Declining home prices and rising family income boosted housing affordability to a two-year high in September, the National Association of Realtors reported this week.

The association's housing affordability index, which measures the ability of the average family to buy a home, reached 110.9 in September, meaning that the family would have more than enough income needed to qualify for conventional financing.

The index stood at 107.5 percent in August, the association said. The national median family income rose to $35,239 last month from $35,125, while the median price of a home dropped to $94,300 from $97,100.

The income needed to qualify for a conventional mortgage dropped to $31,778 last month from $32,666 in August.

Changes in median home prices, median family income and the average mortgage rate between August and September caused a $19 decline in September's average monthly mortgage payment of $662.

Because the national median income in September was greater than the qualifying income, a family earning the median income could purchase a home priced at $104,578, or $10,278 higher than September's median price, and the highest price on record that the median family could afford.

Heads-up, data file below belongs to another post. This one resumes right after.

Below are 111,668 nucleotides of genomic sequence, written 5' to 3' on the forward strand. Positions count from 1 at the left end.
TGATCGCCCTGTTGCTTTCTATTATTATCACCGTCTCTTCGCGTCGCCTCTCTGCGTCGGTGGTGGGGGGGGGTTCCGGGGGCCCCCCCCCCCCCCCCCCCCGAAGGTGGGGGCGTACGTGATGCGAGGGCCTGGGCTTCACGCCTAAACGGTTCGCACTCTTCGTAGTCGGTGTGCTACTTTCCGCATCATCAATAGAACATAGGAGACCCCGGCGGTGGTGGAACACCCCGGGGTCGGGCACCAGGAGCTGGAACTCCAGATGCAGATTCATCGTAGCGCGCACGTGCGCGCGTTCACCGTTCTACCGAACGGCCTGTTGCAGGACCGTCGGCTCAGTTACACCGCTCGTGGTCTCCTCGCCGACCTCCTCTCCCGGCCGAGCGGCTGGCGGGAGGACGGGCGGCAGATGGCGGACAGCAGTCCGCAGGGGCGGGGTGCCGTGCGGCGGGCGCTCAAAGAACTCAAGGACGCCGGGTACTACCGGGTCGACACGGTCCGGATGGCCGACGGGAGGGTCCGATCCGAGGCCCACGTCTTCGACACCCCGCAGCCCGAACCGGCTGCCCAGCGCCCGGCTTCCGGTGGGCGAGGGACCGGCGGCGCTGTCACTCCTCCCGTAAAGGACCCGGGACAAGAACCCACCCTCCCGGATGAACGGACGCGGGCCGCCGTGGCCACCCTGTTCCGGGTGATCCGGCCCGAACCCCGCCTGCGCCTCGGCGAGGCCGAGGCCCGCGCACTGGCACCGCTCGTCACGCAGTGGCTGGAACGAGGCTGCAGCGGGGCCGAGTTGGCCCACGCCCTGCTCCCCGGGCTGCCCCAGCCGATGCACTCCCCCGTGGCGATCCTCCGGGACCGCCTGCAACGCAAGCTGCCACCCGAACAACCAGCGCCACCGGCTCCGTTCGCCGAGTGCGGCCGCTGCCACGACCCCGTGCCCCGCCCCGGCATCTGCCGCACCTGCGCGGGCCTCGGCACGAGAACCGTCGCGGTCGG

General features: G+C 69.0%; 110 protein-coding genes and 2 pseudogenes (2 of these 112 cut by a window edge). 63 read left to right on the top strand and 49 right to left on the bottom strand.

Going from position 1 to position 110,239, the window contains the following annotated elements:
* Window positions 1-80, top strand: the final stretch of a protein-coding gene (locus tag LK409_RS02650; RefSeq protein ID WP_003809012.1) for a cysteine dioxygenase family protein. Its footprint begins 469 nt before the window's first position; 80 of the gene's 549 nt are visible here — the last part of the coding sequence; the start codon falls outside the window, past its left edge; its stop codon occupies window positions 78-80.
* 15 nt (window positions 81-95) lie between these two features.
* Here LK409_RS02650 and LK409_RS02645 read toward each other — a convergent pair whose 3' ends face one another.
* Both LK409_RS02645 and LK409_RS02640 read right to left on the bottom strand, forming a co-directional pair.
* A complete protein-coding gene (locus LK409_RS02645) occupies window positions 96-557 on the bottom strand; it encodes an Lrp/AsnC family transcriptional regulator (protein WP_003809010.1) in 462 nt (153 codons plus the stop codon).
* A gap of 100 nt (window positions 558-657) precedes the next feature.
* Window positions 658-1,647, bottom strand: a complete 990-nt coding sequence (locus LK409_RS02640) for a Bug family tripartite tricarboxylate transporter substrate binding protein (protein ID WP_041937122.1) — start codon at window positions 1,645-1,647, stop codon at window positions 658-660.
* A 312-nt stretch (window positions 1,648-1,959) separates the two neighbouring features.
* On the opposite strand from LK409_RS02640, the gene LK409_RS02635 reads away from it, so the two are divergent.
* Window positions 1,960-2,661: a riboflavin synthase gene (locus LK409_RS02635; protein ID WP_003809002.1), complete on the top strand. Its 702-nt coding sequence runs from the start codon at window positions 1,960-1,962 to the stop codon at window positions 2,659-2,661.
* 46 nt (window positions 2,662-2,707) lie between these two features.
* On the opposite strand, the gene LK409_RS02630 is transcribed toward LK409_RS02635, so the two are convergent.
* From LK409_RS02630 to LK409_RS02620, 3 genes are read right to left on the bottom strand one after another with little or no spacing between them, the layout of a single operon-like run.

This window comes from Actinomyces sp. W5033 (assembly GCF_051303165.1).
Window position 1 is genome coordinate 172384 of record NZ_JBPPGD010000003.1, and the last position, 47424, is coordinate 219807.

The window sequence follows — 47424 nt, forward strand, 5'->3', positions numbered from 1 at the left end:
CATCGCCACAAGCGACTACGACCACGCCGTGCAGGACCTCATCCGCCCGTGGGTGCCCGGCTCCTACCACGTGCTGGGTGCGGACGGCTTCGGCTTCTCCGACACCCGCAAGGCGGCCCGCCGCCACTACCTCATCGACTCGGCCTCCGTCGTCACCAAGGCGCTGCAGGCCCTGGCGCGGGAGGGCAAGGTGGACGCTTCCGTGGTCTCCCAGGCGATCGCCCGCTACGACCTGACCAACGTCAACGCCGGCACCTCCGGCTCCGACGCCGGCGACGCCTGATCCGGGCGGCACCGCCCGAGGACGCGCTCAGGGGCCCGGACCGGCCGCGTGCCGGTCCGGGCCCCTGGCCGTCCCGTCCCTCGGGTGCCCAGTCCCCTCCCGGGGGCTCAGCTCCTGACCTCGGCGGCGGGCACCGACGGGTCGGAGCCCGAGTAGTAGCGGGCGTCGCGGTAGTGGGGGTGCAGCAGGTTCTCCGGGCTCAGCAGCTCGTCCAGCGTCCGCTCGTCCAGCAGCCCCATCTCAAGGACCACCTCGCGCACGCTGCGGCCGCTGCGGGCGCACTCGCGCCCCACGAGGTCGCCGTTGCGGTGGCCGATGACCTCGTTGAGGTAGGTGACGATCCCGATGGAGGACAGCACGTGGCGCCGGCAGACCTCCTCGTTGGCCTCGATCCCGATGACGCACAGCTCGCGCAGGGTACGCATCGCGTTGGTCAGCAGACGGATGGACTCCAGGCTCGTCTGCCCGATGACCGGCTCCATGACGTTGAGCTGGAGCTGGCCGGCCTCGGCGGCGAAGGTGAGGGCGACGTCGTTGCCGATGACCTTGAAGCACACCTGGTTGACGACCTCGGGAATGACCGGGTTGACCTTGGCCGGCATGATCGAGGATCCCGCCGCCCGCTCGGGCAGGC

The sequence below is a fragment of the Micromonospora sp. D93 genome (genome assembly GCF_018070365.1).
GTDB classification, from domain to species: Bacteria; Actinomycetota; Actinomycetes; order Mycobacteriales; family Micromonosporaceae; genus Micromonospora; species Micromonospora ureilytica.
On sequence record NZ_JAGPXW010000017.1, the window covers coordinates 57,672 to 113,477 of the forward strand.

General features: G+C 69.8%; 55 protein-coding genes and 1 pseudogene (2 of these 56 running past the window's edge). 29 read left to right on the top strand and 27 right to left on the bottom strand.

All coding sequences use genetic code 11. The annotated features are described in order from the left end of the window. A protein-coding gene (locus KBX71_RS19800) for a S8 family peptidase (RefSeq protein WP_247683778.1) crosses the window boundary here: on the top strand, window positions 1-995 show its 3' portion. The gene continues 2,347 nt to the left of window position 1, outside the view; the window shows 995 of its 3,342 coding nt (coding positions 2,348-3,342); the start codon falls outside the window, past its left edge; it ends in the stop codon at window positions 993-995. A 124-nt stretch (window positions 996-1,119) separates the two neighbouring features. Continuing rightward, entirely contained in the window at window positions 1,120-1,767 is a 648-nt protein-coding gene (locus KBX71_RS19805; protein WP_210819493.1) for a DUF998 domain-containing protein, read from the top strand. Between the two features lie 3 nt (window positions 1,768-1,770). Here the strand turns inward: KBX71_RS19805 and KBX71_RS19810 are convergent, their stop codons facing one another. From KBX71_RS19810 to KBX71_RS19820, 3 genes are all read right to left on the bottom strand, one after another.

Norman Flynn, the association's president, said September's affordability index indicates that the economic slowdown gripping much of the nation may not be as severe as first thought.

"Although some buyers seem to be putting their home buying plans on hold due to the slow down of the economy, the housing affordability index indicates that conditions are better than people think," Flynn said.

Flynn said fears of an "imminent housing crash" are unfounded, but added that the association is predicting a "mild" recession to last through the second quarter of next year.

Still, Flynn said, the lure of more affordable housing has not been strong enough to pull buyers into the market.

The Commerce Department reported this week that sales of new single-family homes slipped 6 percent in September from August and slid a sharp 21 percent from year-earlier levels. So far this year, new home sales are down 15 percent.

According to the association's index, a family earning $20,000 would have enough income to qualify for a $59,300 house with a $47,400 loan. A family earning $30,000 would qualify for an $88,900 house with a $71,100 loan and a family earning $40,000 would have sufficient income to qualify for a $118,500 home with a $94,800 loan.

Families earning $50,000 would have enough income to qualify for a $148,100 home using a $118,500 loan.